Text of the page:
Published May 31, 2016
computers , economy , internet , mathematics , Probability , science
Tags: businesses, economy, information, internet, privacy, software
A new advance on a method known as a randomness extractor makes it easier for machines generate truly random numbers by harvesting randomness from the environment.
The new randomness extractor combines two independent sources of weakly random numbers into one set that is nearly random, with only minor deviations. Then the researchers use a “resilient function,” a method of combining information, to turn the string of numbers into one truly random bit — a 1 or 0.
Compared with the previous state-of-the-art randomness extractors, which required input that was already very close to random, the new method can mine sources that are “much, much, much, much weaker,” says computer scientist Avi Wigderson of the Institute for Advanced Study in Princeton, N.J. The new extractor is a “substantial improvement over the previous results, and it’s very close to the best you can hope for.”
Published October 27, 2015
earth , life , science
Tags: earth, science facts, Trees
The great Richard Feynman was a nobelist, a philosopher and a great teacher. In this video he explains how trees are created from thin air!!
This is not intuitive but it is -of course- absolutely true, and a wonderful example of the difference between learning (that trees get their material from CO2) and understanding (*Air* is transformed in to a living tree). Also a testament of how, the beauty one can see in the cosmos, is enhanced with the better understanding of it….
Published October 25, 2015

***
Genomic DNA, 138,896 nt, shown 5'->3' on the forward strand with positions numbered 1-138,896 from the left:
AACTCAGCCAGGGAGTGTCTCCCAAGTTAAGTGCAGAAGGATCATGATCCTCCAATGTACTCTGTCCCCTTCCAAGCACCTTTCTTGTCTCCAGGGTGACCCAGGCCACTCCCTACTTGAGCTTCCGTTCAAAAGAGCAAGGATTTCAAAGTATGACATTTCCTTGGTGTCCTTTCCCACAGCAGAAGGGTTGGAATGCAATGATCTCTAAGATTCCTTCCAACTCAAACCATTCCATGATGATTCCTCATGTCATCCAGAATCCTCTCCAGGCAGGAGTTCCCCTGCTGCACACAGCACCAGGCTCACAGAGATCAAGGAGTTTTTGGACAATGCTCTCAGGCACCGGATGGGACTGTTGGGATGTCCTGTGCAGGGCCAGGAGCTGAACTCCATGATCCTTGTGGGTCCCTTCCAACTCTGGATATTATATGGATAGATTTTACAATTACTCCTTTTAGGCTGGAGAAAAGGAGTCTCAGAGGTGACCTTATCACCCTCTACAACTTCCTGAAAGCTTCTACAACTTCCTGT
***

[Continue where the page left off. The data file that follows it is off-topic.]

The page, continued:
earth , history , mars , space
Tags: earth, life on mars, mars
It was earlier this month confirmed that liquid water was found on the surface of Mars. This mean that two things have just skyrocketed :
- The chances that we will find life on Mars.
- The chances our mars missions contaminate the planet.
The second one is what we should worry about: Life on Mars is or Life on Mars isn’t. Nothing we can do about it. But the notion that we can destroy it by mistake is really scary.
The Kepler mission has been a great success up to now. The Kepler space telescope was created to search for solar systems with multiple planets, and the results have been astonishing so far. According to Ian o’Neil’s article on discovery.com :
“The number of known multi-planetary star systems has just tripled. What’s more, the Kepler space telescope science team has just announced that they have doubled the number of confirmed exoplanetary sightings made by the observatory.”
“Prior to the Kepler mission, we knew of perhaps 500 exoplanets across the whole sky,” said Doug Hudgins, Kepler program scientist at NASA Headquarters in Washington, D.C. “Now, in just two years staring at a patch of sky not much bigger than your fist, Kepler has discovered more than 60 planets and more than 2,300 planet candidates. This tells us that our galaxy is positively loaded with planets of all sizes and orbits.”
It seems that it’s only a matter of time before we find the first habitable planet – like earth- in a nearby star system. This could very well be the greatest discovery of all times !
One of the most interesting mathematical problems ever :
There are 100 prisoners who are sentenced to death. However, the prison’s head, being merciful, offers them a possible way out: He puts 100 identical boxes, perfectly arranged in a row, in the death chamber and places the prisoner’s names in them, one name per box. The prisoners wait in a room outside the death chamber. Each prisoner is asked to proceed to the death chamber and open at most 50 boxes. If he finds his name in one of them he is transferred to the mercy room where he waits. If all prisoners succeed in finding their names then they are all spared from death and are released. On the event that one of them fails to find his name in one of the 50 boxes of his choice, the process is stopped and all prisoners are immediately executed. The prisoners can talk to one another whilst in the waiting room, but, once a prisoner gets transferred to the death chamber or the mercy room, he cannot tell the others anything at all.
Can the prisoners devise a strategy to increase their chance of survival?
Without a strategy, each prisoner has a 50% chance to find his name, and the chance that all of them find their names and survive is practically zero (1/2^100). Give it a shot. Hint: The prisoners actually have a good chance of survival.
Professor Takis Konstantopoulos posted this a few weeks ago and he also posted the answer here if you are ready to give up.